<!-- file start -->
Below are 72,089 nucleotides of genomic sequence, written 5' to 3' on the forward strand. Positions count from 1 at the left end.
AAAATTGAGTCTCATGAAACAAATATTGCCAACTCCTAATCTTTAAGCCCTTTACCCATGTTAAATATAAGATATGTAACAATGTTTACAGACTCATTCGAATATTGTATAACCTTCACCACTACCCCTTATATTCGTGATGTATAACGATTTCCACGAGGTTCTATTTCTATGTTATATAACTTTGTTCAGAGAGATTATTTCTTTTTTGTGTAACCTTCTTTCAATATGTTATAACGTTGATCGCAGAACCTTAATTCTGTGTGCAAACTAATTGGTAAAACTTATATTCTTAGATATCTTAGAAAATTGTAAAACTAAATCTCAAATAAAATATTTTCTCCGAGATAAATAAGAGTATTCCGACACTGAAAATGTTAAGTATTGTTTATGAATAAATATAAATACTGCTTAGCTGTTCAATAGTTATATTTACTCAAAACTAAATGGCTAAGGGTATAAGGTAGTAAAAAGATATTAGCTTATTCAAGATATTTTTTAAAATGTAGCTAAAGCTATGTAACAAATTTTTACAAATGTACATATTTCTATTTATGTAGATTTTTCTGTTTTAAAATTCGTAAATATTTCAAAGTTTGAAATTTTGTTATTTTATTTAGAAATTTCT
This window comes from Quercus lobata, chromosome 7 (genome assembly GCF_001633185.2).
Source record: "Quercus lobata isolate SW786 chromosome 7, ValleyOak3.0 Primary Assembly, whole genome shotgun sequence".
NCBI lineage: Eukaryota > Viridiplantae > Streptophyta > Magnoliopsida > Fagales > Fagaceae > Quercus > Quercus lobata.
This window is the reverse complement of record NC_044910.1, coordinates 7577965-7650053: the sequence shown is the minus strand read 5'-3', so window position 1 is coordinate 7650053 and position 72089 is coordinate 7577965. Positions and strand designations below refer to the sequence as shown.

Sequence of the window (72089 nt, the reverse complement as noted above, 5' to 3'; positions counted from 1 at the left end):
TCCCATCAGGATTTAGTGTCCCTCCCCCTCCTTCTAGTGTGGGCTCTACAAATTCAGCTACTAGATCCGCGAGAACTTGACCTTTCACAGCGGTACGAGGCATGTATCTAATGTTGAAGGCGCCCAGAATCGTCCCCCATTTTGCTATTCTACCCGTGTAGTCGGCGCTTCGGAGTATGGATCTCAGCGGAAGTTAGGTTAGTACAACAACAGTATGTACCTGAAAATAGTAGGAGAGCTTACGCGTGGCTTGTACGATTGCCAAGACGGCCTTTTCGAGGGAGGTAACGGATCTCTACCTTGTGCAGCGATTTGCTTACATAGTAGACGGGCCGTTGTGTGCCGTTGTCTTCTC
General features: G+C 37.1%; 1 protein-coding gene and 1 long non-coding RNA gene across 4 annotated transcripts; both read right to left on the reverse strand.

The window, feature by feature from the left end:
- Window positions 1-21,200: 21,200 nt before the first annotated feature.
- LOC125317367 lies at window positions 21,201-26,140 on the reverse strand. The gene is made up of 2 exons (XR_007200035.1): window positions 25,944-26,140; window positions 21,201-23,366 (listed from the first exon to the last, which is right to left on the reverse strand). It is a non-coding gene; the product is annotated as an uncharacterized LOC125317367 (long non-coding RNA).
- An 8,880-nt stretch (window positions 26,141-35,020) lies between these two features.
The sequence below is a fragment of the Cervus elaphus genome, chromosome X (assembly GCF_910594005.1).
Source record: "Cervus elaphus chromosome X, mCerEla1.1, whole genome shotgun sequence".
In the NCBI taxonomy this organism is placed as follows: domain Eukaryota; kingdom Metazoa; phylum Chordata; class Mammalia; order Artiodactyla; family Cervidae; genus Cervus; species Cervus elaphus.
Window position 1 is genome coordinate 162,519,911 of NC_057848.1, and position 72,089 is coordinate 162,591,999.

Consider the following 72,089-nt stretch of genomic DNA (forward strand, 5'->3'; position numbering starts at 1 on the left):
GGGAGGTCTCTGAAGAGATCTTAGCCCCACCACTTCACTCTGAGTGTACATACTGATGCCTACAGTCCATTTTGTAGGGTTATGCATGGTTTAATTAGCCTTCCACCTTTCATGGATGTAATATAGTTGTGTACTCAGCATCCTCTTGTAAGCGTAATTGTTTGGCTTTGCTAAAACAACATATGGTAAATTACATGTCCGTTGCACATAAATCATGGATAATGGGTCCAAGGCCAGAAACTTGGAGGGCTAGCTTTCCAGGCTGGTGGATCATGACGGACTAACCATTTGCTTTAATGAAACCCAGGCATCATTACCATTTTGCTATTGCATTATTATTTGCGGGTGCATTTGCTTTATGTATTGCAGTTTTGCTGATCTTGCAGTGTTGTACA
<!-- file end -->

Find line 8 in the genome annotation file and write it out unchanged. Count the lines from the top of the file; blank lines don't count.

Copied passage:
TCCCATCAGGATTTAGTGTCCCTCCCCCTCCTTCTAGTGTGGGCTCTACAAATTCAGCTACTAGATCCGCGAGAACTTGACCTTTCACAGCGGTACGAGGCATGTATCTAATGTTGAAGGCGCCCAGAATCGTCCCCCATTTTGCTATTCTACCCGTGTAGTCGGCGCTTCGGAGTATGGATCTCAGCGGAAGTTAGGTTAGTACAACAACAGTATGTACCTGAAAATAGTAGGAGAGCTTACGCGTGGCTTGTACGATTGCCAAGACGGCCTTTTCGAGGGAGGTAACGGATCTCTACCTTGTGCAGCGATTTGCTTACATAGTAGACGGGCCGTTGTGTGCCGTTGTCTTCTC